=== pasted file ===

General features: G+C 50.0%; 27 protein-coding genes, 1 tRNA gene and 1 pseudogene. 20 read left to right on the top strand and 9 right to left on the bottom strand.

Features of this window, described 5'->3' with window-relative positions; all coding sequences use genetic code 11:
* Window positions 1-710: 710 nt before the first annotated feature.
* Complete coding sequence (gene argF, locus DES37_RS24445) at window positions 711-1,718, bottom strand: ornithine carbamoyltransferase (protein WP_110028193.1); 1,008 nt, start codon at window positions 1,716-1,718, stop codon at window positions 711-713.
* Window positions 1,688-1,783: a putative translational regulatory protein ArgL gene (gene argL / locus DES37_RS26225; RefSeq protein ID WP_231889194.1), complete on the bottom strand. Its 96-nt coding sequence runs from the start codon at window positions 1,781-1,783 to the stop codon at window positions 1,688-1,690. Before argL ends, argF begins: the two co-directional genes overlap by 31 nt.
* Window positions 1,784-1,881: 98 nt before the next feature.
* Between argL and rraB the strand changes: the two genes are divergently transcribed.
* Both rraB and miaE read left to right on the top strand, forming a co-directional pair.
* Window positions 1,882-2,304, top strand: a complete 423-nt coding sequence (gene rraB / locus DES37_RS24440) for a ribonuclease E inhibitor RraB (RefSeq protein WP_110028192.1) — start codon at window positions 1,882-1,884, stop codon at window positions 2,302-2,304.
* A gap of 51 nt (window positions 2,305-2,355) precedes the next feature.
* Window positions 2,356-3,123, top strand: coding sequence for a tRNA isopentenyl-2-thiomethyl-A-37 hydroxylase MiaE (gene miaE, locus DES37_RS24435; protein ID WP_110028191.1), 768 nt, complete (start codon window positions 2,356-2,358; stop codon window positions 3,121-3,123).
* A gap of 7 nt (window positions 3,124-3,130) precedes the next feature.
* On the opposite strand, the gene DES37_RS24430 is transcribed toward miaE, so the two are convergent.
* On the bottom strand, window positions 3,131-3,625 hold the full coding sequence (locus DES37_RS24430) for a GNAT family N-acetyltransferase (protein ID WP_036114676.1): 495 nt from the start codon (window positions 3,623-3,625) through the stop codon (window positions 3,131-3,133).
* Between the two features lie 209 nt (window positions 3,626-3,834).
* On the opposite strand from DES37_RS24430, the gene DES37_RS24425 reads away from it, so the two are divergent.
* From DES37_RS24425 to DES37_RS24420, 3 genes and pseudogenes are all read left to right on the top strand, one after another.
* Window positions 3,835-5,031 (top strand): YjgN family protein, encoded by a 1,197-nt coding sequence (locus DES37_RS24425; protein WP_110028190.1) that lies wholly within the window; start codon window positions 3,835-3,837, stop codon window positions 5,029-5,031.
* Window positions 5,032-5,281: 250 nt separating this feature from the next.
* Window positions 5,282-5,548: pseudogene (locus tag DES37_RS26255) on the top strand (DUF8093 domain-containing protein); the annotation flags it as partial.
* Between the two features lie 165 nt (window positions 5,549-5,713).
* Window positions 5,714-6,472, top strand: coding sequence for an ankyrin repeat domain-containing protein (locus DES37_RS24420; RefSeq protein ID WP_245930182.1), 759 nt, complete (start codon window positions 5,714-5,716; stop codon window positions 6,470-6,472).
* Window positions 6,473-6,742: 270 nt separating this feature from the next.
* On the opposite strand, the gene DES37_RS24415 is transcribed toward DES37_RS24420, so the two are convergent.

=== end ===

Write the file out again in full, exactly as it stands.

General features: G+C 50.0%; 27 protein-coding genes, 1 tRNA gene and 1 pseudogene. 20 read left to right on the top strand and 9 right to left on the bottom strand.

Features of this window, described 5'->3' with window-relative positions; all coding sequences use genetic code 11:
* Window positions 1-710: 710 nt before the first annotated feature.
* Complete coding sequence (gene argF, locus DES37_RS24445) at window positions 711-1,718, bottom strand: ornithine carbamoyltransferase (protein WP_110028193.1); 1,008 nt, start codon at window positions 1,716-1,718, stop codon at window positions 711-713.
* Window positions 1,688-1,783: a putative translational regulatory protein ArgL gene (gene argL / locus DES37_RS26225; RefSeq protein ID WP_231889194.1), complete on the bottom strand. Its 96-nt coding sequence runs from the start codon at window positions 1,781-1,783 to the stop codon at window positions 1,688-1,690. Before argL ends, argF begins: the two co-directional genes overlap by 31 nt.
* Window positions 1,784-1,881: 98 nt before the next feature.
* Between argL and rraB the strand changes: the two genes are divergently transcribed.
* Both rraB and miaE read left to right on the top strand, forming a co-directional pair.
* Window positions 1,882-2,304, top strand: a complete 423-nt coding sequence (gene rraB / locus DES37_RS24440) for a ribonuclease E inhibitor RraB (RefSeq protein WP_110028192.1) — start codon at window positions 1,882-1,884, stop codon at window positions 2,302-2,304.
* A gap of 51 nt (window positions 2,305-2,355) precedes the next feature.
* Window positions 2,356-3,123, top strand: coding sequence for a tRNA isopentenyl-2-thiomethyl-A-37 hydroxylase MiaE (gene miaE, locus DES37_RS24435; protein ID WP_110028191.1), 768 nt, complete (start codon window positions 2,356-2,358; stop codon window positions 3,121-3,123).
* A gap of 7 nt (window positions 3,124-3,130) precedes the next feature.
* On the opposite strand, the gene DES37_RS24430 is transcribed toward miaE, so the two are convergent.
* On the bottom strand, window positions 3,131-3,625 hold the full coding sequence (locus DES37_RS24430) for a GNAT family N-acetyltransferase (protein ID WP_036114676.1): 495 nt from the start codon (window positions 3,623-3,625) through the stop codon (window positions 3,131-3,133).
* Between the two features lie 209 nt (window positions 3,626-3,834).
* On the opposite strand from DES37_RS24430, the gene DES37_RS24425 reads away from it, so the two are divergent.
* From DES37_RS24425 to DES37_RS24420, 3 genes and pseudogenes are all read left to right on the top strand, one after another.
* Window positions 3,835-5,031 (top strand): YjgN family protein, encoded by a 1,197-nt coding sequence (locus DES37_RS24425; protein WP_110028190.1) that lies wholly within the window; start codon window positions 3,835-3,837, stop codon window positions 5,029-5,031.
* Window positions 5,032-5,281: 250 nt separating this feature from the next.
* Window positions 5,282-5,548: pseudogene (locus tag DES37_RS26255) on the top strand (DUF8093 domain-containing protein); the annotation flags it as partial.
* Between the two features lie 165 nt (window positions 5,549-5,713).
* Window positions 5,714-6,472, top strand: coding sequence for an ankyrin repeat domain-containing protein (locus DES37_RS24420; RefSeq protein ID WP_245930182.1), 759 nt, complete (start codon window positions 5,714-5,716; stop codon window positions 6,470-6,472).
* Window positions 6,473-6,742: 270 nt separating this feature from the next.
* On the opposite strand, the gene DES37_RS24415 is transcribed toward DES37_RS24420, so the two are convergent.